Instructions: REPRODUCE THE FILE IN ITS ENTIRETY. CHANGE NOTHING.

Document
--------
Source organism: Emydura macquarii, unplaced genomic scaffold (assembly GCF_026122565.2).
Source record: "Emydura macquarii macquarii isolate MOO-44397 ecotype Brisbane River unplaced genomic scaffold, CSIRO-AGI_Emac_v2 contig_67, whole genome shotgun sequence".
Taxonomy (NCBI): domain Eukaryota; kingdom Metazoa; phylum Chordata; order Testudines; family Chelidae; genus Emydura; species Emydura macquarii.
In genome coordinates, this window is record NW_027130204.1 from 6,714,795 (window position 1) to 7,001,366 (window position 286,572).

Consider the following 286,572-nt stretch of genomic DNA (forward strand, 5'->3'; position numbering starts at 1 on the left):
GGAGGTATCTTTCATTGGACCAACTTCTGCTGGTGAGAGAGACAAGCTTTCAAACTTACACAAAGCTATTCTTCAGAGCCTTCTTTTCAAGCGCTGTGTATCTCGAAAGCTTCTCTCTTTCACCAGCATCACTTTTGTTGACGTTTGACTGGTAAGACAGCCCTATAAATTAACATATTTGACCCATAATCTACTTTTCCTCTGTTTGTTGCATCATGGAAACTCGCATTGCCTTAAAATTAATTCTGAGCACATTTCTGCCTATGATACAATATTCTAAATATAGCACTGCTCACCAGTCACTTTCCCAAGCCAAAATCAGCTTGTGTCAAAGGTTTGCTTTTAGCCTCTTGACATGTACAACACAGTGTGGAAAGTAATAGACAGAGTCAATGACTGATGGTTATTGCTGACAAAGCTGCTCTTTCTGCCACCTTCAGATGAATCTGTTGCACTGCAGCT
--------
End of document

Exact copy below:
Source organism: Emydura macquarii, unplaced genomic scaffold (assembly GCF_026122565.2).
Source record: "Emydura macquarii macquarii isolate MOO-44397 ecotype Brisbane River unplaced genomic scaffold, CSIRO-AGI_Emac_v2 contig_67, whole genome shotgun sequence".
Taxonomy (NCBI): domain Eukaryota; kingdom Metazoa; phylum Chordata; order Testudines; family Chelidae; genus Emydura; species Emydura macquarii.
In genome coordinates, this window is record NW_027130204.1 from 6,714,795 (window position 1) to 7,001,366 (window position 286,572).

Consider the following 286,572-nt stretch of genomic DNA (forward strand, 5'->3'; position numbering starts at 1 on the left):
GGAGGTATCTTTCATTGGACCAACTTCTGCTGGTGAGAGAGACAAGCTTTCAAACTTACACAAAGCTATTCTTCAGAGCCTTCTTTTCAAGCGCTGTGTATCTCGAAAGCTTCTCTCTTTCACCAGCATCACTTTTGTTGACGTTTGACTGGTAAGACAGCCCTATAAATTAACATATTTGACCCATAATCTACTTTTCCTCTGTTTGTTGCATCATGGAAACTCGCATTGCCTTAAAATTAATTCTGAGCACATTTCTGCCTATGATACAATATTCTAAATATAGCACTGCTCACCAGTCACTTTCCCAAGCCAAAATCAGCTTGTGTCAAAGGTTTGCTTTTAGCCTCTTGACATGTACAACACAGTGTGGAAAGTAATAGACAGAGTCAATGACTGATGGTTATTGCTGACAAAGCTGCTCTTTCTGCCACCTTCAGATGAATCTGTTGCACTGCAGCT